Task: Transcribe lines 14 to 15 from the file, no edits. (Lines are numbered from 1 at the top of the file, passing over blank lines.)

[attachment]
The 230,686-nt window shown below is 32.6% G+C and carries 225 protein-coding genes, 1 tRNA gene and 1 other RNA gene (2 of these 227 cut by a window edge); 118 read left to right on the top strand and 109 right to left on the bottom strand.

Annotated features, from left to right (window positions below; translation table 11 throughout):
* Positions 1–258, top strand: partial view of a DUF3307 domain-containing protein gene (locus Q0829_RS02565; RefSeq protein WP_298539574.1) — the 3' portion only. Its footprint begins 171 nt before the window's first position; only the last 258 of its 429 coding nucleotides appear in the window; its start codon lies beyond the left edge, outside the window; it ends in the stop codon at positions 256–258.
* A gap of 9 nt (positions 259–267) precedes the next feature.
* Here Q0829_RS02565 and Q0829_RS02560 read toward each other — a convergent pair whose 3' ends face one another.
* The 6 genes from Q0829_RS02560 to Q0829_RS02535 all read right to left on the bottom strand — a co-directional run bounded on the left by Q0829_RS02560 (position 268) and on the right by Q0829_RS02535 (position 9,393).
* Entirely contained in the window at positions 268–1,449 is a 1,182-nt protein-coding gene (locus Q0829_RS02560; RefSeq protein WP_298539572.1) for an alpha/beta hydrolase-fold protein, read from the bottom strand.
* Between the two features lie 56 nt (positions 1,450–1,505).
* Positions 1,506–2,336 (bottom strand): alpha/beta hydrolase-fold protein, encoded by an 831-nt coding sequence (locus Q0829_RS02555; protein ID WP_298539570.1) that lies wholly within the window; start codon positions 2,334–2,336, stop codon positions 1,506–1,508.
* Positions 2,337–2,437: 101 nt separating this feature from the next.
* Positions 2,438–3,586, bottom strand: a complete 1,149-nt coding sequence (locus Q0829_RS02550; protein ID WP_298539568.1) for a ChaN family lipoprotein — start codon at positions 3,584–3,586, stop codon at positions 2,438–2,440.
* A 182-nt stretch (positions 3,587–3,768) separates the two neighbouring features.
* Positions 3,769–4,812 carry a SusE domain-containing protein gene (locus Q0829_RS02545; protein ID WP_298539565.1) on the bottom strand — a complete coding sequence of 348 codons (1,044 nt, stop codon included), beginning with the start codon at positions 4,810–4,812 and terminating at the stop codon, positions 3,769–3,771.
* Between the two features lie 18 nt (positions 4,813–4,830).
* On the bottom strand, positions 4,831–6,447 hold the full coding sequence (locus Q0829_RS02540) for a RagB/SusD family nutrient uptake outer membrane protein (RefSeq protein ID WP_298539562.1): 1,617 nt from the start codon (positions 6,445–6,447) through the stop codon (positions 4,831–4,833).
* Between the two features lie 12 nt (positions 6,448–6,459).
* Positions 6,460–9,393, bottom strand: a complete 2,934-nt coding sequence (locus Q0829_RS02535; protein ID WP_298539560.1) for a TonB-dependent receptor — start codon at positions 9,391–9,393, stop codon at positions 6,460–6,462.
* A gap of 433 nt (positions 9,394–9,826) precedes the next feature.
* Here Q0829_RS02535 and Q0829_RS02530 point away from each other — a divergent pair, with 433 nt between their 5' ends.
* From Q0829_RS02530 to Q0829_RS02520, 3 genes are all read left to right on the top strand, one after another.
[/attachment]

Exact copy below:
* Between the two features lie 18 nt (positions 4,813–4,830).
* On the bottom strand, positions 4,831–6,447 hold the full coding sequence (locus Q0829_RS02540) for a RagB/SusD family nutrient uptake outer membrane protein (RefSeq protein ID WP_298539562.1): 1,617 nt from the start codon (positions 6,445–6,447) through the stop codon (positions 4,831–4,833).